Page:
The Role of FLT3 Inhibitors for Treatment of AML


Experts in hematologic malignancies provide key insights into the use of FLT3 inhibitors and discuss whether it is possible to predict patients who may benefit from midostaurin + chemotherapy.

Harry Erba, MD, PhD: Let’s move on to talk about some therapies. We’re going to start with FLT3 and our targeted therapy section. There was an intriguing presentation at the ASCO [American Society of Clinical Oncology Annual Meeting] 2021 conference regarding, potentially, a signature that might let us to look at which patients with flickering mutated AML [acute myeloid leukemia] might benefit from midostaurin with chemotherapy. I’m going to start with Courtney, but I’m sure Mark is going to have some comments about this.

Courtney DiNardo, MD: I was going to start with an overview and remind us that FLT3 mutations are some of the most common in our AML patients—about one-third of our patients. We need to be aware of FLT3 mutations and now, in our up-front treatment strategy for intensive chemotherapy, we need to make sure to add a FLT3 inhibitor. Midostaurin is the 1 that’s approved. Phospho-signaling is not something that we’re doing in real time [at The University of Texas MD Anderson Cancer Center]. There’s this interesting abstract you mentioned, by Arran David Dokal, I believe, where using that predictive signature can actually identify who does and doesn’t respond, but I’m not entirely convinced that’s a particularly relevant assay. I look to Mark to tell us whether that’s something we should be looking at, either in a treatment or a research-based setting.

Mark Levis, MD, PhD: I have to confess: I looked at that as very much a work in progress. Proteomics used to be the big thing and I was as enthusiastic as anyone 10 years ago, but it hasn’t panned out. I will wait and see on that.

Dan Pollyea, MD, MS: What I like about this abstract—and Mark is the perfect person to give further commentary on this—is the historical aspect. They talk about patients without a FLT3 mutation who might be benefiting from this therapy because of its off-target effect against protein kinase C, and I like how this drug started as a protein kinase C inhibitor and the off-target effect was FLT3. Now, we’re taking it back around to where this drug began and exploring some of the non-FLT3-targeting properties and seeing whether it might be effective. I love that, because that would explain why some of the patients with TKD mutations did as well as they did in the RATIFY study, and it also could help explain or provide more rationale for some of these FLT3 wild types that are happening with midostaurin. The interesting part is the use of this old generation of a FLT3 inhibitor and trying to figure out all its properties in context with some of these new FLT3 inhibitors that we now have.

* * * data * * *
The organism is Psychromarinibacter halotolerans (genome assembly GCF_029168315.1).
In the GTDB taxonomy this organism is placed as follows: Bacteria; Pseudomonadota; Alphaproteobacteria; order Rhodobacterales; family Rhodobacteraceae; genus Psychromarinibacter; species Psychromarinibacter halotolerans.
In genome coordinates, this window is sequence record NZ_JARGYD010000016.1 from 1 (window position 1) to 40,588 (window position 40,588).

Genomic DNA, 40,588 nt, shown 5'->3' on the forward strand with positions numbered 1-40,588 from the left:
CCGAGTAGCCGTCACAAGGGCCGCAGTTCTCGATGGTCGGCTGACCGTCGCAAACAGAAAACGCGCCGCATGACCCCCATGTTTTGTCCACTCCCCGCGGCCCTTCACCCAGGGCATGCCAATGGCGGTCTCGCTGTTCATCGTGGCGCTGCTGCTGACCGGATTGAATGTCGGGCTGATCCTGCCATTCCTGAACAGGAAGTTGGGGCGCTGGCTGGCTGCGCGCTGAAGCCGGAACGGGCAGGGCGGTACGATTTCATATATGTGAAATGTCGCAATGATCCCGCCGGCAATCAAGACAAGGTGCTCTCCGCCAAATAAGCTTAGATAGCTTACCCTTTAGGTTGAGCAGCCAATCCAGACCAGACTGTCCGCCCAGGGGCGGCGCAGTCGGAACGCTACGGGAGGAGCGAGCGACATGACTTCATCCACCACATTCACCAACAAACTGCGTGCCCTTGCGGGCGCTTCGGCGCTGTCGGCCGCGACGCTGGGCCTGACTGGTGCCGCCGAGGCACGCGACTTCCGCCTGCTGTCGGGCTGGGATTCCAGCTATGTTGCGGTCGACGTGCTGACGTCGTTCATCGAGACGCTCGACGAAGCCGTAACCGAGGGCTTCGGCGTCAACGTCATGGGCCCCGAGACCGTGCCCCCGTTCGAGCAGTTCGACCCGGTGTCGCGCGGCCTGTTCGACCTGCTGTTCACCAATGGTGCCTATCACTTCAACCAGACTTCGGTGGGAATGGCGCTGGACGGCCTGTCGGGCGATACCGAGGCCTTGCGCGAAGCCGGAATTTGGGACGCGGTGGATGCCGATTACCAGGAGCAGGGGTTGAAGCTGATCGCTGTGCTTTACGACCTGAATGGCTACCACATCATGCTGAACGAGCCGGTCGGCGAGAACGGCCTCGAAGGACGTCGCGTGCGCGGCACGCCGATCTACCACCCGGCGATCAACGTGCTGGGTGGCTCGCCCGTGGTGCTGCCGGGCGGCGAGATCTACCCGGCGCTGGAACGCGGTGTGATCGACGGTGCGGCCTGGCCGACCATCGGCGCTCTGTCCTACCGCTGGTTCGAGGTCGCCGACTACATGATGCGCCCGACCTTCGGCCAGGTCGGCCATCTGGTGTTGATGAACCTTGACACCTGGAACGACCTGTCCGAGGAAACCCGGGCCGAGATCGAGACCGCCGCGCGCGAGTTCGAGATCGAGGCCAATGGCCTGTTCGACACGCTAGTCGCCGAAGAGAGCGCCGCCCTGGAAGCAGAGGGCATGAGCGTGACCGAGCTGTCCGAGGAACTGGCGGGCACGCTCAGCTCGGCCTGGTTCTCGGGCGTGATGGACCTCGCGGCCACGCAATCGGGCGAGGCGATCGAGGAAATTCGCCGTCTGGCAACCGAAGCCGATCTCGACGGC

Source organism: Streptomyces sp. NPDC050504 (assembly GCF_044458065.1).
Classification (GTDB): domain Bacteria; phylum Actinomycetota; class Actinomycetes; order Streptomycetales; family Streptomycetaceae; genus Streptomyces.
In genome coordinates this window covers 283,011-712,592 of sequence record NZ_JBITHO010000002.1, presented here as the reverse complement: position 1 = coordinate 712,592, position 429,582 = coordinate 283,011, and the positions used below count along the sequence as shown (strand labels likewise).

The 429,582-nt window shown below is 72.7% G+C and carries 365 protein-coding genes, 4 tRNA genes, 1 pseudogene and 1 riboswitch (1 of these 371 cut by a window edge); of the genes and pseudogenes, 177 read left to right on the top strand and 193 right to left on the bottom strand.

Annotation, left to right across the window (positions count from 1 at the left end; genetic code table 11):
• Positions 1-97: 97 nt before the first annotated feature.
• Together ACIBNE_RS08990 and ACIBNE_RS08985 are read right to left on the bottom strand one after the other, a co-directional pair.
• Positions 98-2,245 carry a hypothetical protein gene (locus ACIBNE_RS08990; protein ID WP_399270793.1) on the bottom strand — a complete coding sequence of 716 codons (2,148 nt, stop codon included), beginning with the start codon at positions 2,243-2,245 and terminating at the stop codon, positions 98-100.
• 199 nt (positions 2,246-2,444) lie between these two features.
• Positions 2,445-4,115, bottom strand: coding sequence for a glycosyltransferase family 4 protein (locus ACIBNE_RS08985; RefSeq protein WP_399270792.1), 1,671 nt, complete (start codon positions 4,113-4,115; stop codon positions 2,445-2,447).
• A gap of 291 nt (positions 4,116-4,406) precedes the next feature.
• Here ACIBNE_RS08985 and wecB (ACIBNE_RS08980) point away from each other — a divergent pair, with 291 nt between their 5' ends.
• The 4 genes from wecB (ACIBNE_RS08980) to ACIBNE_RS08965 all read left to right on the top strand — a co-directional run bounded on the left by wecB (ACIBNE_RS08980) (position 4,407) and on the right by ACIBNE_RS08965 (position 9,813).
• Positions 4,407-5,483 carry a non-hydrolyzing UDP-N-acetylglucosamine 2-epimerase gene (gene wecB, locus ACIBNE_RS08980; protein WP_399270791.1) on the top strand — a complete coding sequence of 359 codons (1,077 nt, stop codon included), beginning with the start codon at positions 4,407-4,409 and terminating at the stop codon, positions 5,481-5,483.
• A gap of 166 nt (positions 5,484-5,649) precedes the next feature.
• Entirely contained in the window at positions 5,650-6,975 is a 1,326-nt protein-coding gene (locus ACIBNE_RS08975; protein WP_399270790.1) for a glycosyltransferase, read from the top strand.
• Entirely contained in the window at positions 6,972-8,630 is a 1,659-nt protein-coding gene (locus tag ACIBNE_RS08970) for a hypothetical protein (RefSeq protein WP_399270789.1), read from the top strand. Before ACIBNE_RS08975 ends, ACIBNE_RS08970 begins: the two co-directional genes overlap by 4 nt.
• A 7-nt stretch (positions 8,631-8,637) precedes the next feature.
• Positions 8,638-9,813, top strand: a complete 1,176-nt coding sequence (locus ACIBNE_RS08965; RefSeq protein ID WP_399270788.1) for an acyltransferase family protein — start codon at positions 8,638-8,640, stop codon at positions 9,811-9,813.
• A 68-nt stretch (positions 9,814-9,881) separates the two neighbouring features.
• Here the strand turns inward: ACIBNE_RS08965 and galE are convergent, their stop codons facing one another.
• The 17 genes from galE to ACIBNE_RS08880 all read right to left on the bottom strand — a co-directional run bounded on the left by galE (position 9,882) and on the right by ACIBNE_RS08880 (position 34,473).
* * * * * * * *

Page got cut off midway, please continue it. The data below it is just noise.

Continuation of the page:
Mark Levis, MD, PhD: The feature of those drugs—an older 1 was the dreaded CEP-701 [lestaurtinib]. These were very similar drugs. They are like staurosporine and, in fact, that’s what midostaurin looks like. Staurosporine inhibits all these kinases. I remember doing some of those phospho-kinase assays, and these drugs just blanked out every kinase under the sun. They just turned everything off. It actually wasn’t that good of a PKC inhibitor, either, to be honest. PKC was 1 of the earliest identified kinases in cancer. Everybody went after it, and then it turned out it wasn’t all that key of a thing to go after. Yes, the historical PKC412 [midostaurin] is of interest there, I guess.

Harry Erba, MD, PhD: Dan, this is critically important. If this observation is correct—and I know we debate this—how are we really benefiting this population of patients with midostaurin? It causes a concern about moving the second-generation drugs and FLT3 inhibitors into up-front therapy. There are a number of those trials going on. Do you want to comment about those?

Dan Pollyea, MD, MS: You’re right. The assumption is that the RATIFY trial was positive because all these patients who were FLT3-positive responded to the addition of a FLT3 inhibitor, but what if there were some other off-target impact of this relatively nonspecific kinase inhibitor that was more of a driver in this? Based on this assumption—which was a fair assumption—we have all these next generation FLT3 inhibitors that are superspecific for FLT3. We have crenolanib, quizartinib, and gilteritinib. As we would expect, they’ve rushed into the void and are in different stages of clinical trial and development. Researchers are comparing this with midostaurin plus 7+3 [cytarabine, daunorubicin, idarubicin, mitoxantrone] to see if a more specific FLT3 inhibitor would be better. Everyone doubled down on that idea because if this is FLT3 driven, then we would expect that some of these trials would be positive. If it isn’t, then it’s possible that midostaurin will look better or that there won’t be a difference. It will be interesting to see, over the next couple of years, how these clinical trials read out.

Mark Levis, MD, PhD: This, to me, resembled those genome expression signatures where they would say, “We can now predict who will do well with this treatment,” but going forward it really never worked out. That’s what this reminded me of.

Vinod Pullarkat, MD: The challenge also is to know if it’s FLT3 mutant-like biology. Only a few patients have a high proliferative type of AML, so many of these trials included allelic

ratios. Everyone is looking for an assay that can capture that FLT3-mutant type of biology. It’s an attempt, and the differences in that abstract are pretty significant if that’s real and true, so we don’t have a quick test for that. That’s a challenge, and a lot of people are trying to quote the details of the FLT3-mutation allelic ratios.


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